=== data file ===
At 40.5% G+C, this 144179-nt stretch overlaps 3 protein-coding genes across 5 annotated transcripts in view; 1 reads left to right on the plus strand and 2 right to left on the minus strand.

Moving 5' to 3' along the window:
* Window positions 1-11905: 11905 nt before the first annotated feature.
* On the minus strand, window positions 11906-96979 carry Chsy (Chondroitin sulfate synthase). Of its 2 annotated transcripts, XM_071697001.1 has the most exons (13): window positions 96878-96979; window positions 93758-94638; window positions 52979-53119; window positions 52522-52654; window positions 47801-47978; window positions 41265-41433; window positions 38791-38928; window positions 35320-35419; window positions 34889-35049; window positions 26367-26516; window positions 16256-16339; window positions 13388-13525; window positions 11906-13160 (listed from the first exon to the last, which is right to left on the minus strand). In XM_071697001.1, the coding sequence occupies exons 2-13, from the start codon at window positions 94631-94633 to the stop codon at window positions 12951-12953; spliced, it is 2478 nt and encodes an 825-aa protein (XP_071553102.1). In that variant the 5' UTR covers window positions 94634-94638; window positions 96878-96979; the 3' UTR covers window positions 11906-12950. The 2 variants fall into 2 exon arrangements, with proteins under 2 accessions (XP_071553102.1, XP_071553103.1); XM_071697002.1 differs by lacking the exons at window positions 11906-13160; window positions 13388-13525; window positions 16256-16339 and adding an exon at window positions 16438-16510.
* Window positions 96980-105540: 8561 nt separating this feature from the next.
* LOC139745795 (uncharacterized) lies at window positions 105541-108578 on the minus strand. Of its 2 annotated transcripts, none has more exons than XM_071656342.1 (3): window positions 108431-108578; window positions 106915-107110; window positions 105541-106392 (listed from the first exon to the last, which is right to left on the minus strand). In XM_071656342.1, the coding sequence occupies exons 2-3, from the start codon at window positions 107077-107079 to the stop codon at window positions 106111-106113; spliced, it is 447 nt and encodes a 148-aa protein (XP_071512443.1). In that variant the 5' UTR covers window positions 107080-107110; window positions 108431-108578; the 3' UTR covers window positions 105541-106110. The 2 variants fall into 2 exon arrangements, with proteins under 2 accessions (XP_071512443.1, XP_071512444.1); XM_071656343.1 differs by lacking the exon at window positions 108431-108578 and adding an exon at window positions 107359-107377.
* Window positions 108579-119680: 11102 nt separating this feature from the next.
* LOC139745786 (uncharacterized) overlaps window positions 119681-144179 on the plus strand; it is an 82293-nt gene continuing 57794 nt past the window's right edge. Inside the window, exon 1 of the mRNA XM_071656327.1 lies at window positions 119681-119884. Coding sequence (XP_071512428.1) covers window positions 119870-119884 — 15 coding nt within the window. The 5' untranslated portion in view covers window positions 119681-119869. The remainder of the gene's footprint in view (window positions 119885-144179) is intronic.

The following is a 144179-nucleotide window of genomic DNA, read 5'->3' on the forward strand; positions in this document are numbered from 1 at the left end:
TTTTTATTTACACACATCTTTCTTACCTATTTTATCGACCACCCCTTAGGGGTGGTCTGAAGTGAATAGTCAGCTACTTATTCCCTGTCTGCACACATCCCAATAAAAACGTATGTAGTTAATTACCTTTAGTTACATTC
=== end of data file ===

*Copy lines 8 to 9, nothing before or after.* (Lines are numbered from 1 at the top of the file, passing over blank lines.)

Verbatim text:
* LOC139745786 (uncharacterized) overlaps window positions 119681-144179 on the plus strand; it is an 82293-nt gene continuing 57794 nt past the window's right edge. Inside the window, exon 1 of the mRNA XM_071656327.1 lies at window positions 119681-119884. Coding sequence (XP_071512428.1) covers window positions 119870-119884 — 15 coding nt within the window. The 5' untranslated portion in view covers window positions 119681-119869. The remainder of the gene's footprint in view (window positions 119885-144179) is intronic.

The following is a 144179-nucleotide window of genomic DNA, read 5'->3' on the forward strand; positions in this document are numbered from 1 at the left end: